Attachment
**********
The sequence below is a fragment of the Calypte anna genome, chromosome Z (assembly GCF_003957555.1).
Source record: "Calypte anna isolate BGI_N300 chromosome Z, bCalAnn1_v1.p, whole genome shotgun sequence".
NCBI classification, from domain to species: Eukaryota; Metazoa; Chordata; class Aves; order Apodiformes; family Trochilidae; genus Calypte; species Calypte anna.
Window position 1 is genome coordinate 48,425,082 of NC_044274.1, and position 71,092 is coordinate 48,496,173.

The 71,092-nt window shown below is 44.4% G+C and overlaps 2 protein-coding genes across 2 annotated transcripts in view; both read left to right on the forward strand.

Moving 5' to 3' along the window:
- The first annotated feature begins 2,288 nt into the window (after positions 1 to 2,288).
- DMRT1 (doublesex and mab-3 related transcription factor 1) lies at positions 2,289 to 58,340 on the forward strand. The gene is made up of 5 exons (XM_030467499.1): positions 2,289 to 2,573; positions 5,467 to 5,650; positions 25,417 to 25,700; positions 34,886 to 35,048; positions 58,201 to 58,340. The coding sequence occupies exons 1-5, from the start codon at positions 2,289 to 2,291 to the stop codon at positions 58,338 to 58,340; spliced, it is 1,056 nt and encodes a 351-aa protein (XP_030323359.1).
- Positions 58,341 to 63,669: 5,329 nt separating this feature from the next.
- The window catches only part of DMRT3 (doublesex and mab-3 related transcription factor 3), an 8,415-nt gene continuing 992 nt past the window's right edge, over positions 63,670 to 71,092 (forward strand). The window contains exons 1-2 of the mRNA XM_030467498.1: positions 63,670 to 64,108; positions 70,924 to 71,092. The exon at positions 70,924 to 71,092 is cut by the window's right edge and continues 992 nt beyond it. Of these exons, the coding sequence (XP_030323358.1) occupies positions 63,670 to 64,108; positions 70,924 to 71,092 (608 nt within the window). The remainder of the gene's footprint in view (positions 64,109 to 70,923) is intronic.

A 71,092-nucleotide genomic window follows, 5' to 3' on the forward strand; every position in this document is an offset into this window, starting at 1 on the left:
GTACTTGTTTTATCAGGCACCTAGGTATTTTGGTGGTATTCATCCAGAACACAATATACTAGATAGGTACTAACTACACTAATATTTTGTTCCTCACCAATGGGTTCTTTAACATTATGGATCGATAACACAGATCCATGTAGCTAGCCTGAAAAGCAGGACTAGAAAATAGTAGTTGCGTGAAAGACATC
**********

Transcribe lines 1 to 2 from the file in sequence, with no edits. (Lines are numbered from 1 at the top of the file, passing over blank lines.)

The sequence below is a fragment of the Calypte anna genome, chromosome Z (assembly GCF_003957555.1).
Source record: "Calypte anna isolate BGI_N300 chromosome Z, bCalAnn1_v1.p, whole genome shotgun sequence".